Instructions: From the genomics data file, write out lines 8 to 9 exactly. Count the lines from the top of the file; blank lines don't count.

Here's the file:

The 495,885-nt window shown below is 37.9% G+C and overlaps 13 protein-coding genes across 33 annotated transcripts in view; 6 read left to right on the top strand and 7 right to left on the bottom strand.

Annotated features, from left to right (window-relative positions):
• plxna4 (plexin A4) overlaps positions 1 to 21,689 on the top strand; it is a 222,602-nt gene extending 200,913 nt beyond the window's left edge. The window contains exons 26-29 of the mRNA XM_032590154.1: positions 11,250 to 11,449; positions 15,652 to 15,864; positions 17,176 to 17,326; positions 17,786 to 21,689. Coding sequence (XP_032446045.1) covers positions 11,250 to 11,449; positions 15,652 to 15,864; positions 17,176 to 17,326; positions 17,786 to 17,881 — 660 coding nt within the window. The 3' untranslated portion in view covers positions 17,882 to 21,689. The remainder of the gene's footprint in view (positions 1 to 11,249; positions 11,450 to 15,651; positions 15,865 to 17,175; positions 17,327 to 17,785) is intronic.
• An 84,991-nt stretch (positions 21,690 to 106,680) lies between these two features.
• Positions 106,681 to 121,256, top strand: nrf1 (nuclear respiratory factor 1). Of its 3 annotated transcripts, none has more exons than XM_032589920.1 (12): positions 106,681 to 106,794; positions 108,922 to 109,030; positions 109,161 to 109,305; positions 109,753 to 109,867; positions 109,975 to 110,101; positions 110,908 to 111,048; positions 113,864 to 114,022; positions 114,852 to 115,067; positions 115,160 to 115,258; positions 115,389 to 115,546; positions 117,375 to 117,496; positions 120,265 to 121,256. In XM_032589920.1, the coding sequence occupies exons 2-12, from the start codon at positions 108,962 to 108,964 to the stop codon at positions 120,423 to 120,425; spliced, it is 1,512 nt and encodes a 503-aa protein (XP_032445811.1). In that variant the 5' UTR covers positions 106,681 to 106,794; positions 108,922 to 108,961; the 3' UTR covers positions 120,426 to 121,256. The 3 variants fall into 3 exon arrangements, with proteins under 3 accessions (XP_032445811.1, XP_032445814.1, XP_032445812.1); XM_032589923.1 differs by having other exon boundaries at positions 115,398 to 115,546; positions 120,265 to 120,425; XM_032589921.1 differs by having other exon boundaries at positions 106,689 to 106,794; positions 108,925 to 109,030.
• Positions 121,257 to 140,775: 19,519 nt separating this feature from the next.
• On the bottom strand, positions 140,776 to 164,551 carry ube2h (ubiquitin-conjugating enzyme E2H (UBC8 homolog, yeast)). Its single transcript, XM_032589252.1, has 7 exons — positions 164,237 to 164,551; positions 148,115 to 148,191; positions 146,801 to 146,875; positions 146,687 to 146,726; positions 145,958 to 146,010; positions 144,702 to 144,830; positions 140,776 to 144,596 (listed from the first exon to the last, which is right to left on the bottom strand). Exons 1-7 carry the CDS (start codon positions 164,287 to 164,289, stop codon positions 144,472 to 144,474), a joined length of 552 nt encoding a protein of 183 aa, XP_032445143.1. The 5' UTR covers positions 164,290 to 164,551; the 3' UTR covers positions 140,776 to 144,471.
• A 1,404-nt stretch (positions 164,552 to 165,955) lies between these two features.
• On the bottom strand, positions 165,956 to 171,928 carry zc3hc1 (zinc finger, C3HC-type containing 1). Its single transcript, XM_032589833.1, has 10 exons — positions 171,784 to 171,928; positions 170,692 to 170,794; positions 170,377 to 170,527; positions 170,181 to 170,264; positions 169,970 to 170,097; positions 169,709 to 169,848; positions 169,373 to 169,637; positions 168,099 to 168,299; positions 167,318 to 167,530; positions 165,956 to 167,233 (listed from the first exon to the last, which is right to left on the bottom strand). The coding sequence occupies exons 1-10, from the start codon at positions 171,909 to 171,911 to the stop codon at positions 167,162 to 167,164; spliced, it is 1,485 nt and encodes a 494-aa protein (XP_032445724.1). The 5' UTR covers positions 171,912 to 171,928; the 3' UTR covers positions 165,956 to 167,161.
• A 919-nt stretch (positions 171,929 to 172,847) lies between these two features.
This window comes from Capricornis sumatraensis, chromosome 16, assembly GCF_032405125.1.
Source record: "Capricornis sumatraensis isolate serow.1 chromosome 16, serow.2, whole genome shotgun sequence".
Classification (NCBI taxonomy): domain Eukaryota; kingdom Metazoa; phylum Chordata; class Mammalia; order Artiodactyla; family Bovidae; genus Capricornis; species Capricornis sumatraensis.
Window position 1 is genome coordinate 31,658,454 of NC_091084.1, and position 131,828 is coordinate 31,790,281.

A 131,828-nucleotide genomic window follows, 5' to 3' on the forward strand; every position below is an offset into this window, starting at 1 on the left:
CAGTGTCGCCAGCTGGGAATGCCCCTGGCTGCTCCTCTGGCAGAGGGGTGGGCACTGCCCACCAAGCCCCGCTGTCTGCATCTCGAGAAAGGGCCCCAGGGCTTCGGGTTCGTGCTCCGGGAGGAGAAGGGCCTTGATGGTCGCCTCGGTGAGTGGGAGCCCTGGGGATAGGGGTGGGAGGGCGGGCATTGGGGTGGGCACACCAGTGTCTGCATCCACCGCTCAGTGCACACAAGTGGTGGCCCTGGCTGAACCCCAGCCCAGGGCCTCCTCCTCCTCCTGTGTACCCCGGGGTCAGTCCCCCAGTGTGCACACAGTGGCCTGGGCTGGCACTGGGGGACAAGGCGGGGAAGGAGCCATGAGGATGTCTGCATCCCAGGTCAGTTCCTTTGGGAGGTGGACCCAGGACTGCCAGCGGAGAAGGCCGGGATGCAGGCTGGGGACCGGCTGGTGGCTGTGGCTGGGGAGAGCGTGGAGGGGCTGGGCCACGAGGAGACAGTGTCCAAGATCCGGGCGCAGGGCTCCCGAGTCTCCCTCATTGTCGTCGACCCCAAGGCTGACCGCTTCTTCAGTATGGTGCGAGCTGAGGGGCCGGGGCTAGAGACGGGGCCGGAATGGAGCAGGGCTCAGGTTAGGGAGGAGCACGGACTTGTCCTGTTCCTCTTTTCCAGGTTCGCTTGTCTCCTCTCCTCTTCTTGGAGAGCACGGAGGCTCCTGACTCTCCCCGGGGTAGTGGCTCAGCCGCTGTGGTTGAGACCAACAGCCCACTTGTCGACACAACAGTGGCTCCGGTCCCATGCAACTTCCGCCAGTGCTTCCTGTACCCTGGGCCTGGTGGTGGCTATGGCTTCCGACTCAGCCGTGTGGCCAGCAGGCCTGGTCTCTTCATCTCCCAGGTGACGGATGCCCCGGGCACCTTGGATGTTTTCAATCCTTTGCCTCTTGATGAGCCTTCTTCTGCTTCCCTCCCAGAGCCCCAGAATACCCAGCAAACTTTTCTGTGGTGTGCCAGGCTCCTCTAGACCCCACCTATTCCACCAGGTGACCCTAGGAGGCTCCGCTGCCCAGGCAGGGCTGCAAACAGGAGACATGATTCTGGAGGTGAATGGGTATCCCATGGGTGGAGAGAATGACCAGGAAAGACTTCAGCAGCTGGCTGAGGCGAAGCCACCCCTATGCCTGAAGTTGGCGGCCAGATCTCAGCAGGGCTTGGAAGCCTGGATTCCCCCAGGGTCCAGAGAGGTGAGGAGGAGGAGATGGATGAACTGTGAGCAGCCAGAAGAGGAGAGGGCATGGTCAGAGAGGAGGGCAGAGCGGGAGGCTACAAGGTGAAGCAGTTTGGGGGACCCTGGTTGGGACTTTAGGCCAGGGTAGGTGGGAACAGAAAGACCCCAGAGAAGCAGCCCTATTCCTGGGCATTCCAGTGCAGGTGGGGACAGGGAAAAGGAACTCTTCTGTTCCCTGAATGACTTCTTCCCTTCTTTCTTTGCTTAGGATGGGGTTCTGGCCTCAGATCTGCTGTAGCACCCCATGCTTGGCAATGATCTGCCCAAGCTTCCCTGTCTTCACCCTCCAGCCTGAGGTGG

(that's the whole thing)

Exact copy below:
• A 1,404-nt stretch (positions 164,552 to 165,955) lies between these two features.
• On the bottom strand, positions 165,956 to 171,928 carry zc3hc1 (zinc finger, C3HC-type containing 1). Its single transcript, XM_032589833.1, has 10 exons — positions 171,784 to 171,928; positions 170,692 to 170,794; positions 170,377 to 170,527; positions 170,181 to 170,264; positions 169,970 to 170,097; positions 169,709 to 169,848; positions 169,373 to 169,637; positions 168,099 to 168,299; positions 167,318 to 167,530; positions 165,956 to 167,233 (listed from the first exon to the last, which is right to left on the bottom strand). The coding sequence occupies exons 1-10, from the start codon at positions 171,909 to 171,911 to the stop codon at positions 167,162 to 167,164; spliced, it is 1,485 nt and encodes a 494-aa protein (XP_032445724.1). The 5' UTR covers positions 171,912 to 171,928; the 3' UTR covers positions 165,956 to 167,161.